On the other hand, how can I be sure that the James Ford born to Samuel and Margaret Ford in Millport, Scotland is the same James Ford who married Elizabeth Muir in Waikouaiti (Otago) in New Zealand?  Where is the continuity in the record?

There is a record in the 1851 census of Scotland of a James Ford, aged sixteen, living at Kilmarnock and working as a wright (carpenter).  Fortunately, the census record also includes his place of birth, Millport and his age, given the times, fits within an acceptable allowance of his recorded birth in Millport in the last week (27th) of December 1834.

How then to link the James Ford at Kilmarnock with the James Ford who married Elizabeth Muir in New Zealand?  For one thing, there is no record I can find of James Ford in the 1861 census.  He could be anywhere.  Unfortunately, the New Zealand marriage certificate is no help in assisting with continuity with the past.

But we can establish continuity with James Ford and Elizabeth through the Australian birth certificate for Robert Muir Ford, their son born in Ballarat.  Allowing for the errors in this particular certificate as noted above, here we find that Robert Muir Ford’s father, James Ford, aged 34, was a carpenter and born in Millport.  The recorded age is within acceptable limits.  It might be noted that Millport, which was in Buteshire at that time, is recorded as being in Ayrshire which perhaps more reflects local custom and acceptance.  For the record, Cumbrae became part of Ayrshire in 1975.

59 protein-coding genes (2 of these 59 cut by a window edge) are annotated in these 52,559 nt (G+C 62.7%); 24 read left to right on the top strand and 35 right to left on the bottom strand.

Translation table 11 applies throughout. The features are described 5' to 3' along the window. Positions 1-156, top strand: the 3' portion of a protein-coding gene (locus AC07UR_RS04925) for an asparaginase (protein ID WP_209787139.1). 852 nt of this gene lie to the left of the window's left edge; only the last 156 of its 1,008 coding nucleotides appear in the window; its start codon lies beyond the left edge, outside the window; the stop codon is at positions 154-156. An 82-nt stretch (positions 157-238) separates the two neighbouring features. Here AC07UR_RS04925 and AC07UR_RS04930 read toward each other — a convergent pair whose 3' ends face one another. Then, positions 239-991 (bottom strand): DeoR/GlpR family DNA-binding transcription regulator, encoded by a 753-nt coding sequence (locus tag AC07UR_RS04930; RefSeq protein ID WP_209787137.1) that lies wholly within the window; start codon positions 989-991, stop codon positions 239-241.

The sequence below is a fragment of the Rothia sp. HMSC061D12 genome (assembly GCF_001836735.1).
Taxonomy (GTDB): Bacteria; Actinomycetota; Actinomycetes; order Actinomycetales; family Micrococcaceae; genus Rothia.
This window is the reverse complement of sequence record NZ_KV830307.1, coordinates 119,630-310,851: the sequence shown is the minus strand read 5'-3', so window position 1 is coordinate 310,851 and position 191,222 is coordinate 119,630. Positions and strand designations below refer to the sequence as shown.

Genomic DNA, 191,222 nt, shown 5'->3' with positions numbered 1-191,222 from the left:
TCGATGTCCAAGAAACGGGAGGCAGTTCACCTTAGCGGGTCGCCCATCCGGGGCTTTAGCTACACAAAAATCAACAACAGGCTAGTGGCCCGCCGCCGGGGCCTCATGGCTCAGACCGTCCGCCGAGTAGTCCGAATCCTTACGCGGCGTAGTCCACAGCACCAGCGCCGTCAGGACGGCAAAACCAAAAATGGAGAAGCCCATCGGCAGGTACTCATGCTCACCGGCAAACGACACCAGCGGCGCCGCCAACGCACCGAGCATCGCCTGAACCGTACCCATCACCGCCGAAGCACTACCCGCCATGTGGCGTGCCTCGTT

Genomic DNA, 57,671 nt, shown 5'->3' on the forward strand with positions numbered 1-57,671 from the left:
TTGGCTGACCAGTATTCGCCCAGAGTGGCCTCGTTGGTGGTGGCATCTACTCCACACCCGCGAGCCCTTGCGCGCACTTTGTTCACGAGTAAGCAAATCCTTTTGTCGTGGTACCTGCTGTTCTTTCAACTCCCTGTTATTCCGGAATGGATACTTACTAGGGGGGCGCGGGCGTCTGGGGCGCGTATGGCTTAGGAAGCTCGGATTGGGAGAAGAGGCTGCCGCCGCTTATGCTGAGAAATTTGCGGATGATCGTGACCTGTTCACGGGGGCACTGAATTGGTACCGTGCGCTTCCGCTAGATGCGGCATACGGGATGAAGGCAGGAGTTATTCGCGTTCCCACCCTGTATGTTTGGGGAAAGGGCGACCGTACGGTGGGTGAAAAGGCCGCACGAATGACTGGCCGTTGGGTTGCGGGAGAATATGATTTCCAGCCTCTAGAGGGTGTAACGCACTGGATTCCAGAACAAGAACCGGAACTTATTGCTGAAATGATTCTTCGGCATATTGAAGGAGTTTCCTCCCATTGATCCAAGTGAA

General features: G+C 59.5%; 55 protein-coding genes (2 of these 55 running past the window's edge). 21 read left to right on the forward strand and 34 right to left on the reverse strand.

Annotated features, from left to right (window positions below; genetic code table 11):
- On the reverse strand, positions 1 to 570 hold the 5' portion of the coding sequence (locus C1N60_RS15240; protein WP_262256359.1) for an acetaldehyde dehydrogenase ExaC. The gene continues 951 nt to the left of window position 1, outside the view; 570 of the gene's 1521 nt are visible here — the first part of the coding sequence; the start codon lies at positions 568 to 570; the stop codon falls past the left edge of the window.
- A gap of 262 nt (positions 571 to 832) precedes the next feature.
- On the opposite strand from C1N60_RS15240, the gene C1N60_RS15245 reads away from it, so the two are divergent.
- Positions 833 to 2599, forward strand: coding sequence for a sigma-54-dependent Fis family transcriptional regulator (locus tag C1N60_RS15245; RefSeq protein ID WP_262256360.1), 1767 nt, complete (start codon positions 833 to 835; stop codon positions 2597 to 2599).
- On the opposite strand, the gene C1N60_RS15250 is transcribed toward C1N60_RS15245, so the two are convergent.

Robert Muir Ford’s Australian birth certificate. 

Elizabeth Muir is recorded as 24 years of age coming from Greenock, Scotland.  Her age confirms that she was, in fact, a ‘minor’ when she married, as recorded on the New Zealand marriage certificate.

This is clear continuity with James Ford born to Samuel and Margaret Ford in Millport in 1834.

To date, I have not discovered how James arrived in New Zealand.  Like his siblings who left Millport for the colonies, he probably paid for his ticket.  In a time before government bureaucracies were given the task of recording the day to day activities of their citizens unless someone at sometime has kept a record of fare-paying passengers arrivals there are no other means of establishing James’ arrival in New Zealand.  If he had come through as an ‘assisted passage’ there would be some government record.  I can find no such record.

Similarly, I can find no record of James sailing from New Zealand to Australia.  The next record we have of James is when his son Robert Muir Ford is born in Ballarat.

 

Copyright John Ford 2018.

Robert Muir .. felon at large

James Ford married Elizabeth Muir in Waikouaiti (later became Otago) New Zealand in 1864.  Elizabeth’s father, Robert Muir was a contractor working in the area and was present at the marriage.  It appears that James was working for Robert in road construction in the surrounding district at the time.

Robert Muir was declared ‘fraudulently insolvent’ and a police warrant was issued for his arrest.  Further details can be found on the James Ford New Zealand page.

I have been trying to find the actual reference to the felony and have just received the following image of the Otago Police Gazette dated May 1, 1866 from the researcher at the Hocken Collections at the University of Otago.  I have included the full page along with an enlarged image of the relevant reference to Robert Muir.

The reference gives a good description of Robert Muir and a reference to a brother in law name Ford.